(Introductory Real Analysis) Trying to solve the following problem, not even sure where to start:

- Mendicant_Bias

(Introductory Real Analysis) Trying to solve the following problem, not even sure where to start:

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- Mendicant_Bias

\[\text{Given} \ x_1 > 4, \]\[x_{n+1}=\frac{1}{2}x_n+\frac{8}{x_n}\]

- Mendicant_Bias

\[\text{a.) Use Math Induction to prove:} \ (\forall n \in N) \ x_n > 4 \]\[\text{b.) Prove directly:} \ (\forall n \in N) \ x_{n+1} < x_n\]\[\text{c.) Find} \ \lim_{n \rightarrow + \infty}x_n\]
(Wait a minute, lol, I didn't even see the other prompts, I might actually understand how to figure these out, I'll leave these up here for now but otherwise take a minute to work on it.)

- Mendicant_Bias

Alright, I'll take a crack at Part a first:
The process for Math Induction, as I understand it. consists of:
i.) - Prove the case for n = 1 is true.
ii.) ASSUME that the case for n+1 is true.
iii.) (?) Use the above to somehow justify the expression? IDR part iii.

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## More answers

- Mendicant_Bias

In line 2 of my first reply, should I solve for x_n, or how should I set this up to plug in for n=1?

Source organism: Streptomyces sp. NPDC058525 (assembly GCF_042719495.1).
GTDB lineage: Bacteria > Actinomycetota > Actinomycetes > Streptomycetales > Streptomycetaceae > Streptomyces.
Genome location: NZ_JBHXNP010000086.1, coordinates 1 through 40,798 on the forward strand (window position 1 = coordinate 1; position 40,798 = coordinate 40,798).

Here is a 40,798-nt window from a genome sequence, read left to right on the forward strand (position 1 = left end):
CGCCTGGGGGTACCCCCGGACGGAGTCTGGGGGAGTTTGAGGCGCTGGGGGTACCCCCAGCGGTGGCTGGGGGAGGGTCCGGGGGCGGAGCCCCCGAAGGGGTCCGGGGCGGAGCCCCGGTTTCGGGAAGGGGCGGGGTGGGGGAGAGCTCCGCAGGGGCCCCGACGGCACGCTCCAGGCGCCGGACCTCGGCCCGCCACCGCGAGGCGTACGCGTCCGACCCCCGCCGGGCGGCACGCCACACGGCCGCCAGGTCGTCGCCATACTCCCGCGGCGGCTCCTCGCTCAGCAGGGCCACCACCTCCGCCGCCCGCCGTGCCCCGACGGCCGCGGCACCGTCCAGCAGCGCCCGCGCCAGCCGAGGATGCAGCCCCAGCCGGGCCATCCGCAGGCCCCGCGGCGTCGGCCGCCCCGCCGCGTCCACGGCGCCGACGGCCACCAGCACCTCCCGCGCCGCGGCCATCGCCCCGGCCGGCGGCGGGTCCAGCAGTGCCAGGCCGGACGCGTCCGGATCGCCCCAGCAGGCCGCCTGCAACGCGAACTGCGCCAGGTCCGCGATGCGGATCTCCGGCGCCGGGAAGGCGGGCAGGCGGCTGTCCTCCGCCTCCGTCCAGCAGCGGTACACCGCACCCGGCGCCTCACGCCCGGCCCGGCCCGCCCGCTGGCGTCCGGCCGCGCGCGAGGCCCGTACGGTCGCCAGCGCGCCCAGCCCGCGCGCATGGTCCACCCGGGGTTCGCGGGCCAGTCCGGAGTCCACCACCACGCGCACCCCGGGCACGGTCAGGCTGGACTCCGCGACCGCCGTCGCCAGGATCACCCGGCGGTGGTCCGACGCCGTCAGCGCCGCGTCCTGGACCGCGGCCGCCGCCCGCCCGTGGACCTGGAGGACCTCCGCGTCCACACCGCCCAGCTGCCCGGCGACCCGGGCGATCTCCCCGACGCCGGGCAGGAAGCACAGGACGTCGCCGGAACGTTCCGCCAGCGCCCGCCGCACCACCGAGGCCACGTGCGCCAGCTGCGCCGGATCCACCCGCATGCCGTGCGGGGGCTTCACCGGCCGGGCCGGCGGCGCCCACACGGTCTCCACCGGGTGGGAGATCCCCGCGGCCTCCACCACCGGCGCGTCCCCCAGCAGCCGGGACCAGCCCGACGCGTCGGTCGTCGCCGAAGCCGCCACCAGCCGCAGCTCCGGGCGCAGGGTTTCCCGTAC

- ganeshie8

for part \(b\), notice that \(x_n\gt 4 \implies \dfrac{1}{x_n}\lt \dfrac{1}{4} \implies \dfrac{8}{x_n} \lt 2\)
\(x_{n+1} = \dfrac{x_n}{2}+\dfrac{8}{x_n} \\~\\
\lt \dfrac{x_n}{2} + 2\\~\\
\lt \dfrac{x_n}{2} + \dfrac{x_n}{2} \\~\\
=x_n
\)

- Mendicant_Bias

I don't really think I entirely understand the substitution of 2 for 8/x_n/how it's allowed. Taking a minute to think

- Mendicant_Bias

Yeah, I don't get it. Why are you allowed to substitute 2 for 8/x_n?

- ganeshie8

are you refering to first line ?

- ganeshie8

\[x_n\gt 4 \implies \dfrac{1}{x_n}\lt \dfrac{1}{4} \implies \dfrac{8}{x_n} \lt 2 \]

- Mendicant_Bias

I agree that 8/x_n is less than 2, but I don't understand how it follows necessarily that \[x_{n+1} < \frac{x_n}{2}+2\]

- ganeshie8

Maybe try it like this :
we know that, \(\dfrac{8}{x_n}\lt 2\)
add \(\dfrac{x_n}{2}\) both sides, you get \(\dfrac{x_n}{2}+\dfrac{8}{x_n}\lt \dfrac{x_n}{2}+2\)

- Mendicant_Bias

A statement that would make sense to me would be this: \[\frac{x_n}{2}+\frac{8}{x_n}<\frac{x_n}{2}+2\]
But not relating x_n+1 to that. One minute, looking at what you said

- ganeshie8

left hand side in your recent reply is same as \(x_{n+1}\)

- Mendicant_Bias

Alright, so knowing that x_1 is less than four from the prompt: Yeah, how the heck do I demonstrate i.) exactly? I'm used to being given an explicit formula for x_n consisting of some values an n in which I can plug in n=1 and solve two sides of an expression to make sure that it's true. How do I do it when I'm not explicitly given an expression with n?

- Mendicant_Bias

Do all I have to do to prove it for x_1 is to just rearrange the expression we've just made to show x_1 < 4? e.g.

- ganeshie8

we cannot use part \(b\) to prove part \(a\)